Report looks at ways to foster hip-hop scene

December 2, 2018

Live hip-hop music and local hip-hop culture would find a more welcoming home in Madison under recommendations in a report scheduled to go before the City Council Tuesday.

The 34-page document from the city’s Task Force on Equity in Music and Entertainment — initiated by members of the local hip-hop community and nine years in the making — calls for the creation of a full-time staff position in the mayor’s office paying $60,000 per year, focused exclusively on promoting equity on the local entertainment scene.

The report also calls for required training in “anti-bias practices” for all staff at bars and music spots; better public transportation to entertainment venues from neighborhoods around the city; and city support for a music festival in the next five to 10 years that would showcase hip-hop music, dance and visual arts.

“I think this is a great start,” said Karen Reece, chair of the task force and president of the Urban Community Arts Network, or UCAN, formed in 2011 to support musicians, professional growth and alliances with city agencies regarding the local hip hop scene. “Change happens slowly.”

Though an American art form that has spread worldwide and permeates modern culture — from arts to advertising, politics to fashion — hip hop music remains a marginalized art form in Madison. Events featuring local talent have been largely absent in the city since incidents of violence at shows made headlines in the early 2000s. Since then, groups like UCAN and the Madison Hip Hop Awards have tried to reopen the doors for local hip hop artists, but it has been challenging.

The task force report bluntly calls racism “the number-one barrier to maintain diverse entertainment catering to patrons of color,” and notes that “while Madison has often topped lists of ‘most livable’ cities, it has also topped lists as the worst place to live for Black citizens.”

“We see young professionals of color leaving the city specifically because they don’t have a social network or social system here,” Reece said.

“It’s a really important part of making sure that we maintain the diversity and vitality of our city. And for the artists who are putting on these events, it’s not only an important part of their music career, but a way for them to sometimes supplement their income or make their entire income off of the music industry and throwing events,” she said. “So it’s a really important part of addressing economic disparity.”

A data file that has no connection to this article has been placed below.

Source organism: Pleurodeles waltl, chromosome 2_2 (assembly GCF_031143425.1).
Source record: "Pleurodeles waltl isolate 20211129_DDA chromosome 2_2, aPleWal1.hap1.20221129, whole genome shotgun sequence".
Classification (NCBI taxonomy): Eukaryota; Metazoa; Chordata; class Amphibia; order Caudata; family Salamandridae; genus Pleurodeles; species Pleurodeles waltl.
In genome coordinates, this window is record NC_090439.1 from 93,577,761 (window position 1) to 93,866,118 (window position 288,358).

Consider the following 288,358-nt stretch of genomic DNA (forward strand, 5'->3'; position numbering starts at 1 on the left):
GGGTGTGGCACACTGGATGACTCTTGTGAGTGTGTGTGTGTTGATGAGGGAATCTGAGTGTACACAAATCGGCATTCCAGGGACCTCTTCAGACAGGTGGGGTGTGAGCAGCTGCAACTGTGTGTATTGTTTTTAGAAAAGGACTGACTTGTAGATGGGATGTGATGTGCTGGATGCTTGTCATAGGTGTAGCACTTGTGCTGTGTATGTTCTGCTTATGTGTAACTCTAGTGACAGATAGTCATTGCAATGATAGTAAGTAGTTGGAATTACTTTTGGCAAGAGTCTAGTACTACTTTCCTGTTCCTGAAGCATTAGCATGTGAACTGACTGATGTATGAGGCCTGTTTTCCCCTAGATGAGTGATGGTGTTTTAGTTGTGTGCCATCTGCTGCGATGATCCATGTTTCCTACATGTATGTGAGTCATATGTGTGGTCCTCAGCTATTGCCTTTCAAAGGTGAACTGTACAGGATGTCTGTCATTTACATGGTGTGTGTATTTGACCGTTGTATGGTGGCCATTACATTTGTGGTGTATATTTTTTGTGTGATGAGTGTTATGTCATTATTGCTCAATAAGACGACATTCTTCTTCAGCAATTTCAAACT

The task force report calls for better training in cultural competency for Madison police, local media and city public relations staff. It cites a study by UW-Madison sociology students last year that found, by analyzing police calls in Madison, that levels of violence at live shows “are essentially the same across all genres of music from folk to karaoke to Hip-Hop to metal,” the report said.

One of the main purposes of the task force “was to put a spotlight on this conversation in general,” said member Matt Gerding, co-president of FPC Live, which books acts in local clubs the Sylvee, High Noon Saloon, Orpheum and the Majestic. The Majestic will host an all-ages showcase of Wisconsin hip-hop artists on Jan. 12.

“It’s come up in various forms throughout the course of the last 10 or so years,” Gerding said. “Part of the goal, I think, was to put pen to paper and see if there are things within city policy that can be used to help address some of the inequity in what we’ve seen in the music landscape in this city.”

Reece expects the task force report on Tuesday to go to council committees for review. The report, which does not contain cost estimates for its implementation, also will be circulated among the local hip hop community for feedback, starting with a “Level Up” music industry conference scheduled for Saturday in Downtown Madison, she said.

“Level Up” takes the place of this year’s Madison Hip Hop Awards, which will return in 2019, Reece said.

The 11-member Task Force on Equity in Music and Entertainment included musicians, promoters, business owners, a college student and city officials.

“One thing that surprised me a little bit was how quickly the task force members aligned on the core issues,” Reece said. “I was expecting a little more debate around identifying racism as being one the major factors that interferes with seeing equity in our nightlife. ... But I was surprised that we reached consensus on the root causes pretty quickly.”